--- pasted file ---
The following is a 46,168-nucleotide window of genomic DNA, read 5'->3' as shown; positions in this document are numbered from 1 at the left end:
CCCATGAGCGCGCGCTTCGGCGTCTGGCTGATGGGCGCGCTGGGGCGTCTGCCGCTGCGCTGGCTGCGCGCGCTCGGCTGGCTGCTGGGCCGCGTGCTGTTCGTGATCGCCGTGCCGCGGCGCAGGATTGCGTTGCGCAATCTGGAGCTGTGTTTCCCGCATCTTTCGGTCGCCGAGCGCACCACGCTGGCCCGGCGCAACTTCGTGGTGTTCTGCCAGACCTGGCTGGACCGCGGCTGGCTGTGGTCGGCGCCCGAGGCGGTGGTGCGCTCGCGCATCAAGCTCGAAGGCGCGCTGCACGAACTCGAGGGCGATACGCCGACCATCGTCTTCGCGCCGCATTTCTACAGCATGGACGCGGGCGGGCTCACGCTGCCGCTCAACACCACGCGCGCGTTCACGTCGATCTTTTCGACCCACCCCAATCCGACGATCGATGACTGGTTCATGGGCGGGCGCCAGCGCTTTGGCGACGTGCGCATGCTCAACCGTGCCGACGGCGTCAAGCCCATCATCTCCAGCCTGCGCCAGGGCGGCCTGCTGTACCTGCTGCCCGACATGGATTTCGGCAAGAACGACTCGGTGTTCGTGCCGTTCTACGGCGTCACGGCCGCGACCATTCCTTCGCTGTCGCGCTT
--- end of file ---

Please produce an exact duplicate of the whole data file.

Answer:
The following is a 46,168-nucleotide window of genomic DNA, read 5'->3' as shown; positions in this document are numbered from 1 at the left end:
CCCATGAGCGCGCGCTTCGGCGTCTGGCTGATGGGCGCGCTGGGGCGTCTGCCGCTGCGCTGGCTGCGCGCGCTCGGCTGGCTGCTGGGCCGCGTGCTGTTCGTGATCGCCGTGCCGCGGCGCAGGATTGCGTTGCGCAATCTGGAGCTGTGTTTCCCGCATCTTTCGGTCGCCGAGCGCACCACGCTGGCCCGGCGCAACTTCGTGGTGTTCTGCCAGACCTGGCTGGACCGCGGCTGGCTGTGGTCGGCGCCCGAGGCGGTGGTGCGCTCGCGCATCAAGCTCGAAGGCGCGCTGCACGAACTCGAGGGCGATACGCCGACCATCGTCTTCGCGCCGCATTTCTACAGCATGGACGCGGGCGGGCTCACGCTGCCGCTCAACACCACGCGCGCGTTCACGTCGATCTTTTCGACCCACCCCAATCCGACGATCGATGACTGGTTCATGGGCGGGCGCCAGCGCTTTGGCGACGTGCGCATGCTCAACCGTGCCGACGGCGTCAAGCCCATCATCTCCAGCCTGCGCCAGGGCGGCCTGCTGTACCTGCTGCCCGACATGGATTTCGGCAAGAACGACTCGGTGTTCGTGCCGTTCTACGGCGTCACGGCCGCGACCATTCCTTCGCTGTCGCGCTT